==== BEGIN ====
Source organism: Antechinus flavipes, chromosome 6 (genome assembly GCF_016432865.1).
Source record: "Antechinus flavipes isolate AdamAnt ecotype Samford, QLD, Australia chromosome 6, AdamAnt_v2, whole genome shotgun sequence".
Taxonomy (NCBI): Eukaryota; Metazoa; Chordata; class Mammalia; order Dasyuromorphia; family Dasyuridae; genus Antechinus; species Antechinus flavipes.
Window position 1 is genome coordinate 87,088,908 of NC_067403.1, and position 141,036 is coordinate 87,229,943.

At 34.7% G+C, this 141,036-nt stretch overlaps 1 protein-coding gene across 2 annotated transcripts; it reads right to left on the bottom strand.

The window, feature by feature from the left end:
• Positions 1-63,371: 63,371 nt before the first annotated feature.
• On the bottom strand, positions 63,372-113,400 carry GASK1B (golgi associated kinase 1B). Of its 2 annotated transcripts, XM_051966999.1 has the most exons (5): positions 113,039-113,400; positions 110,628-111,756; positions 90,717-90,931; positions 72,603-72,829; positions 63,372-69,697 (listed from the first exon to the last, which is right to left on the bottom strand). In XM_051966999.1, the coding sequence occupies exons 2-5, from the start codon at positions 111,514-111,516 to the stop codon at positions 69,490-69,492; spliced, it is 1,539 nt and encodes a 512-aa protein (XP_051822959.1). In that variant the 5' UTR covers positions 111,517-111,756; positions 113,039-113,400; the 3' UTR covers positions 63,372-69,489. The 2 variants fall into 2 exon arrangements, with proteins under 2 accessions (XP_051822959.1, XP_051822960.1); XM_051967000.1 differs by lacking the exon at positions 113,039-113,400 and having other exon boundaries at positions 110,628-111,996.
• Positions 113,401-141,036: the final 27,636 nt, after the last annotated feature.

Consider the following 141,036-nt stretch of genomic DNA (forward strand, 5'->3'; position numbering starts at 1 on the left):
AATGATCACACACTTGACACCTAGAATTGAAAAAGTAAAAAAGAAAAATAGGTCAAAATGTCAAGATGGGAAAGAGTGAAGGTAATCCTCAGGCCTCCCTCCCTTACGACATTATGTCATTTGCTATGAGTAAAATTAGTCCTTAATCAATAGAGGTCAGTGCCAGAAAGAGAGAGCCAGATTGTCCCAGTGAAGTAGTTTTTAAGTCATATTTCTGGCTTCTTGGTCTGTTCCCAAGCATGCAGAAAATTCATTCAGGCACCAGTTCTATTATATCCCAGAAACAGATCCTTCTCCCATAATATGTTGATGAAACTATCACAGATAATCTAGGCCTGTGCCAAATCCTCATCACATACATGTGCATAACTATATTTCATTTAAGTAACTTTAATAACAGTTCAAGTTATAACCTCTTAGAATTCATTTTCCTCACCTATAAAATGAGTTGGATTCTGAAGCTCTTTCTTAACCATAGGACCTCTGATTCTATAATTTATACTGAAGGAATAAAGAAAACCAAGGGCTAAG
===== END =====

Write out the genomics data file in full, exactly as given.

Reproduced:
Source organism: Antechinus flavipes, chromosome 6 (genome assembly GCF_016432865.1).
Source record: "Antechinus flavipes isolate AdamAnt ecotype Samford, QLD, Australia chromosome 6, AdamAnt_v2, whole genome shotgun sequence".
Taxonomy (NCBI): Eukaryota; Metazoa; Chordata; class Mammalia; order Dasyuromorphia; family Dasyuridae; genus Antechinus; species Antechinus flavipes.
Window position 1 is genome coordinate 87,088,908 of NC_067403.1, and position 141,036 is coordinate 87,229,943.

At 34.7% G+C, this 141,036-nt stretch overlaps 1 protein-coding gene across 2 annotated transcripts; it reads right to left on the bottom strand.

The window, feature by feature from the left end:
• Positions 1-63,371: 63,371 nt before the first annotated feature.
• On the bottom strand, positions 63,372-113,400 carry GASK1B (golgi associated kinase 1B). Of its 2 annotated transcripts, XM_051966999.1 has the most exons (5): positions 113,039-113,400; positions 110,628-111,756; positions 90,717-90,931; positions 72,603-72,829; positions 63,372-69,697 (listed from the first exon to the last, which is right to left on the bottom strand). In XM_051966999.1, the coding sequence occupies exons 2-5, from the start codon at positions 111,514-111,516 to the stop codon at positions 69,490-69,492; spliced, it is 1,539 nt and encodes a 512-aa protein (XP_051822959.1). In that variant the 5' UTR covers positions 111,517-111,756; positions 113,039-113,400; the 3' UTR covers positions 63,372-69,489. The 2 variants fall into 2 exon arrangements, with proteins under 2 accessions (XP_051822959.1, XP_051822960.1); XM_051967000.1 differs by lacking the exon at positions 113,039-113,400 and having other exon boundaries at positions 110,628-111,996.
• Positions 113,401-141,036: the final 27,636 nt, after the last annotated feature.

Consider the following 141,036-nt stretch of genomic DNA (forward strand, 5'->3'; position numbering starts at 1 on the left):
AATGATCACACACTTGACACCTAGAATTGAAAAAGTAAAAAAGAAAAATAGGTCAAAATGTCAAGATGGGAAAGAGTGAAGGTAATCCTCAGGCCTCCCTCCCTTACGACATTATGTCATTTGCTATGAGTAAAATTAGTCCTTAATCAATAGAGGTCAGTGCCAGAAAGAGAGAGCCAGATTGTCCCAGTGAAGTAGTTTTTAAGTCATATTTCTGGCTTCTTGGTCTGTTCCCAAGCATGCAGAAAATTCATTCAGGCACCAGTTCTATTATATCCCAGAAACAGATCCTTCTCCCATAATATGTTGATGAAACTATCACAGATAATCTAGGCCTGTGCCAAATCCTCATCACATACATGTGCATAACTATATTTCATTTAAGTAACTTTAATAACAGTTCAAGTTATAACCTCTTAGAATTCATTTTCCTCACCTATAAAATGAGTTGGATTCTGAAGCTCTTTCTTAACCATAGGACCTCTGATTCTATAATTTATACTGAAGGAATAAAGAAAACCAAGGGCTAAG